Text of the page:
There is a dirty little secret that I believe more people practice then care to admit…that we don’t make a gauge swatch. I’ll be honest, I didn’t make any gauge swatches for years, I always skipped that part of the pattern, treating it as a page break at best. Yarn is precious, why would I waste any on a little scrap that has no purpose but measuring? Okay so there is my confession, but I’m sure I’m not alone. However none of us bring it up in public, because you do get the looks like “you’re crazy” (usually from knitters that have realized the importance years earlier).
So really what is gauge? Well the simple definition is that it is the number of stitches by number of rows to fit a desired measurement (like, 16 dc /6 rows=4”). Sounds simple, so why avoid it?…crochet is my relaxation, gauge sounds like work. In some respects it is, but in reality, I don’t think gauge is really important in a lot of crochet projects. Granted checking gauge on a couple of afghans in the past might have meant that I wouldn’t have over/under purchased enough yarn, but overall it has been pretty negligible.
I can see where in some fitted garments that it can make a difference, being an inch or so too big or too small in the bust could make or break a sweater. This becomes especially true when substituting a different yarn then the one the pattern was written for. Worsted weight is not the same in every yarn, granted they maybe ball park, but not exact (same is true for all the over weights as well) and the makeup of the yarn makes a difference. An acrylic yarn and a wool yarn of the same weight can behave differently in their appearance and effect the gauge as well. Not to mention everyone has a different hand in crocheting and no one does it the same as you.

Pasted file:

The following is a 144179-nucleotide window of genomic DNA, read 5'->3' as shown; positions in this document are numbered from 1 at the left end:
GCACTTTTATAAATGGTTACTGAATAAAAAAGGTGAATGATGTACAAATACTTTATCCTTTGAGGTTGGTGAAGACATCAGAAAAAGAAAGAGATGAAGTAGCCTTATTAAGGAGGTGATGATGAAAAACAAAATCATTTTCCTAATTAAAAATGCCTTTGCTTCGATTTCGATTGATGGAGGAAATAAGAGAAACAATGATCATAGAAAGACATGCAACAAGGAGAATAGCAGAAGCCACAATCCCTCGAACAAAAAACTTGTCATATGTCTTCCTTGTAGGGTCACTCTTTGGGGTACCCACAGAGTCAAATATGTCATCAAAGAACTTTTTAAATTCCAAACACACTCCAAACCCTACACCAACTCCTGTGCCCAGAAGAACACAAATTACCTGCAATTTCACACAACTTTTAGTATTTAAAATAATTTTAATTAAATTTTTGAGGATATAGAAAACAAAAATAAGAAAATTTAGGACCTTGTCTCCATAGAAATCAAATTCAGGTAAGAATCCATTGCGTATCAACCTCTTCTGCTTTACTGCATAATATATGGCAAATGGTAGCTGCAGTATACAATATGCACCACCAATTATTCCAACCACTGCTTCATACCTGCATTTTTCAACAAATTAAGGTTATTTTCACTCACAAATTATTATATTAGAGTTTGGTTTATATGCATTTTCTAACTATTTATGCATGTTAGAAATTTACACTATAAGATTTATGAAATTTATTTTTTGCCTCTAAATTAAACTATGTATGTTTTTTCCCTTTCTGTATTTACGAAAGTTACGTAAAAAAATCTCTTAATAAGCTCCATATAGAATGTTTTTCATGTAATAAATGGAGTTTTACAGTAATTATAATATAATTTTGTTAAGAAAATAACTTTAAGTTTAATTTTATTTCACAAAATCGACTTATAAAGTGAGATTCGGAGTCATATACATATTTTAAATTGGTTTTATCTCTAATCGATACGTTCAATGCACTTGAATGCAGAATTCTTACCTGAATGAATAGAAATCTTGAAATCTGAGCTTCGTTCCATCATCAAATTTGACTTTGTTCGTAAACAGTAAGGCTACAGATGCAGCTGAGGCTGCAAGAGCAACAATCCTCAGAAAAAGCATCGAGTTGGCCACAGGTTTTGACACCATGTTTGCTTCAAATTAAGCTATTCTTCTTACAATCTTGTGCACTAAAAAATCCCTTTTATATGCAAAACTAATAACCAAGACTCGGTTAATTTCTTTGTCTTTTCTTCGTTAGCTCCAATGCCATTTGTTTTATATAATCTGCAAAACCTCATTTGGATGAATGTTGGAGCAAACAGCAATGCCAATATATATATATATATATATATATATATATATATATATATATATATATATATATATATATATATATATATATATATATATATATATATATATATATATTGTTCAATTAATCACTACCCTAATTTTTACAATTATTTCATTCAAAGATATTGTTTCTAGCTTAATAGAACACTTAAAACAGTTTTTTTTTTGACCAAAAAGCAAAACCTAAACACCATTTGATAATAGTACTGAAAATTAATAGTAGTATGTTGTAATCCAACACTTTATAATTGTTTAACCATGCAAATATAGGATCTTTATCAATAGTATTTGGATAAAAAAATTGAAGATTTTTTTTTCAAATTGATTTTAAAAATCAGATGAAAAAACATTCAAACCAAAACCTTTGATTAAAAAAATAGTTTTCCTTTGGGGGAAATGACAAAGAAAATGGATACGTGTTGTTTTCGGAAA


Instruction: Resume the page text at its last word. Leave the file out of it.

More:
Own your gauge, by understanding how it relates to you pattern you can determine if you really want to worry about it, if my scarf is a little wider then indented it isn’t going to be the end of the world, but I would want to know if that coat that I’m making for my 6 year old would come out fitting my 9 year old instead.
If you don’t want to do a gauge swatch, but want to make that sweater, start with a sleeve and when you get a little ways into it, stop and measure (Note: for a more true measurement don’t measure from edge to edge, but from a stitch to a stitch, or row to a row, in a larger worked piece, the turns of the edges can distort the measurement).
Since I am bearing my sole in this confession of a dirty little secret, I should admit, I will check gauge as I am working along on a garment to make sure it will fit in the end. So I don’t make with gauge swatch, but I check in my work before I finish (I’d rather rip out 2 days worth of work then make and measure a gauge swatch over 20 minutes…it is a pride thing), at least I know what I should do. Don’t let it intimidate you, it is a challenge that you can overcome and master. It is amazing how once we attempt and feel comfortable with a new skill/trait/challenge that the world opens up a little, and more things are possible.
If you want to understand more of the math behind the gauge, check out my tutorial, under the tab above.